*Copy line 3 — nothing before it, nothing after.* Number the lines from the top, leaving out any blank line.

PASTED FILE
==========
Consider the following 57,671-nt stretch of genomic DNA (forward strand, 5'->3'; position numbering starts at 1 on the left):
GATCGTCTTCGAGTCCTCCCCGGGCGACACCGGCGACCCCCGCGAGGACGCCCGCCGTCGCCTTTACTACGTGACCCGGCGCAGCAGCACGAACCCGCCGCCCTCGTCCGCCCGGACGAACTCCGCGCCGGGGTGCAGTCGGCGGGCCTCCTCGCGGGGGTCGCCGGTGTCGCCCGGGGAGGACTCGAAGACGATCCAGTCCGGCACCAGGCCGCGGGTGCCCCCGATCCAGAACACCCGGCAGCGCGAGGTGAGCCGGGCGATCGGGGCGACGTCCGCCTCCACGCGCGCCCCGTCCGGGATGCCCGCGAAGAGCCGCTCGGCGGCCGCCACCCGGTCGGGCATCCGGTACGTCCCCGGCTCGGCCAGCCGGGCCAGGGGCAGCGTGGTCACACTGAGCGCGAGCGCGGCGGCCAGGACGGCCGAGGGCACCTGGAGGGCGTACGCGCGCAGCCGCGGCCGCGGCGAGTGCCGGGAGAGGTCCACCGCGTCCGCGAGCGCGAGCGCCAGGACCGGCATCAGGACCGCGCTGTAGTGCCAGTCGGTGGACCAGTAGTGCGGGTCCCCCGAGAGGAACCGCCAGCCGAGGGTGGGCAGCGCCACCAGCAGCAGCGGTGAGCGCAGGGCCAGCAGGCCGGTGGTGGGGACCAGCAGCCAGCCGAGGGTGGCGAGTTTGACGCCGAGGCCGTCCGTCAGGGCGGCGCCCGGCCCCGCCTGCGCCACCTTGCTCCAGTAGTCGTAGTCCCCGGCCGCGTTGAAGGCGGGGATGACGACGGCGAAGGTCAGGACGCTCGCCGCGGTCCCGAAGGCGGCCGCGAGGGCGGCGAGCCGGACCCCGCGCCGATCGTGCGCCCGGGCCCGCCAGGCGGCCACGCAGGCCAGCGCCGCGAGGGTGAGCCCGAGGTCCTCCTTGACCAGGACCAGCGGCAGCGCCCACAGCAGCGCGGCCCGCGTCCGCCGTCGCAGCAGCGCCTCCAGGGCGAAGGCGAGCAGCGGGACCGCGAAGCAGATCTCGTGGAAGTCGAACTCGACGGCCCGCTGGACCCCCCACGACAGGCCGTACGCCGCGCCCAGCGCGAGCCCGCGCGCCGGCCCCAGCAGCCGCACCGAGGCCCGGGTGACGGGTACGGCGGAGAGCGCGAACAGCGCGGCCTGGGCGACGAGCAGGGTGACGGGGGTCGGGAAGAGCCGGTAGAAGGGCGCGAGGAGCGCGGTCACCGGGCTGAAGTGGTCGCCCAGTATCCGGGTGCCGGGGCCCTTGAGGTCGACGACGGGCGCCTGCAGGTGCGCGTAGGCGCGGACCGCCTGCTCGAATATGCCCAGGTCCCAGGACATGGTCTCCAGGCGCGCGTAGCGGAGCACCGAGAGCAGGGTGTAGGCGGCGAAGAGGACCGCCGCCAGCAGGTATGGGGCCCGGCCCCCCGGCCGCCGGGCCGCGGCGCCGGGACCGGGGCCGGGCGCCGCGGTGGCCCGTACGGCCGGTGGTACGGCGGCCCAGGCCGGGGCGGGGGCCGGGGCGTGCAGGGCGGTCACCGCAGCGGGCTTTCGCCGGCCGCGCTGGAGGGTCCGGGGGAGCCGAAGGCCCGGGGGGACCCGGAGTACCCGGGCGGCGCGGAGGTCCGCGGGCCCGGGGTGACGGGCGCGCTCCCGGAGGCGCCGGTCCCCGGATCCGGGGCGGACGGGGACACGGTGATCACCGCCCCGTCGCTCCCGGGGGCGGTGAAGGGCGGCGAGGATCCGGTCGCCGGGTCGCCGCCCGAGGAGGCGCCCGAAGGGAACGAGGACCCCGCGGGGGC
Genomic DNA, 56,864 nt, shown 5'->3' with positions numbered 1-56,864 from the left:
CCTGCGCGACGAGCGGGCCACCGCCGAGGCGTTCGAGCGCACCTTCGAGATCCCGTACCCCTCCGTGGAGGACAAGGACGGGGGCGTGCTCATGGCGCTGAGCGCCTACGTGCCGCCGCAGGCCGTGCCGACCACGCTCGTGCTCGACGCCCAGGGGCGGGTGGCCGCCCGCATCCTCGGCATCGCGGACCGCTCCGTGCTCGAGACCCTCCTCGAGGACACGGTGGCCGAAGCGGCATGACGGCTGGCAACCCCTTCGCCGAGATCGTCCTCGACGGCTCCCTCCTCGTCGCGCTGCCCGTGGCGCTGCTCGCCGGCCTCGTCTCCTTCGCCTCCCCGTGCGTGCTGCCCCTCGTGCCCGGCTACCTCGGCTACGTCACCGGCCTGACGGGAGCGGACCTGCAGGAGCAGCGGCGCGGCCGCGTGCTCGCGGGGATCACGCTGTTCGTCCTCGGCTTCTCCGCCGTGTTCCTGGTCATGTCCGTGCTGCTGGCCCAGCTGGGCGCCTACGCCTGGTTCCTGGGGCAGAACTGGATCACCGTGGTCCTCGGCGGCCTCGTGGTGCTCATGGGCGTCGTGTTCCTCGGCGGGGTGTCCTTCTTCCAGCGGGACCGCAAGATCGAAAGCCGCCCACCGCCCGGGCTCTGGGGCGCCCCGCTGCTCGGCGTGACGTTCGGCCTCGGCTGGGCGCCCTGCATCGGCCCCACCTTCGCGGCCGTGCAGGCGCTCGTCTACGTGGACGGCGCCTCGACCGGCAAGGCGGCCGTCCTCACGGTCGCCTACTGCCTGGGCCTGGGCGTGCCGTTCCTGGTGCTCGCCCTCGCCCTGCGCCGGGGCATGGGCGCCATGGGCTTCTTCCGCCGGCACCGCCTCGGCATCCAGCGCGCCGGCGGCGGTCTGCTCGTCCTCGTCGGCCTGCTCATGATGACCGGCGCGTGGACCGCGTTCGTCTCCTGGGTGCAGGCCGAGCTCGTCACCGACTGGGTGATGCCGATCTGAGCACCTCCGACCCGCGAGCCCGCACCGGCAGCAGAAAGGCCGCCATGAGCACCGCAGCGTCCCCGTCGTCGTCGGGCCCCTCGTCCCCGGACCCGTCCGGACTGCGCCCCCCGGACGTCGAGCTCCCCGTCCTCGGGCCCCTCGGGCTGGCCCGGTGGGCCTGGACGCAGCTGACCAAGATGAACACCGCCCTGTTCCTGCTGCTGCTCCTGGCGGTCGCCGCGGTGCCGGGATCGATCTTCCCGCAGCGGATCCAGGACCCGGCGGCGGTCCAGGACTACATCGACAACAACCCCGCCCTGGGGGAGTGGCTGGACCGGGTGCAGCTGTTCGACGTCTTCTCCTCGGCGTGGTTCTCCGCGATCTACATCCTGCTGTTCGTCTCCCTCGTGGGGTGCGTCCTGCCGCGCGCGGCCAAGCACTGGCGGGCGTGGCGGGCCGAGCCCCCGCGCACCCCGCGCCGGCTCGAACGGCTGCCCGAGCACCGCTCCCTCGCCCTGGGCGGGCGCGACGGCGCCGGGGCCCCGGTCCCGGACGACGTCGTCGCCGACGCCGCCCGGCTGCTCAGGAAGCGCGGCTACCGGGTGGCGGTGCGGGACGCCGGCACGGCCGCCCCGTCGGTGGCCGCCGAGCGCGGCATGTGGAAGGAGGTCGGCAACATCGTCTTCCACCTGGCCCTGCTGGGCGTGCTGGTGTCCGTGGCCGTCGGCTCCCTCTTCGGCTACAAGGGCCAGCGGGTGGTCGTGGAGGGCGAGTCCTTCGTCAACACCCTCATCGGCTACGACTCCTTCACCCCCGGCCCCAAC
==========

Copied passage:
Genomic DNA, 56,864 nt, shown 5'->3' with positions numbered 1-56,864 from the left: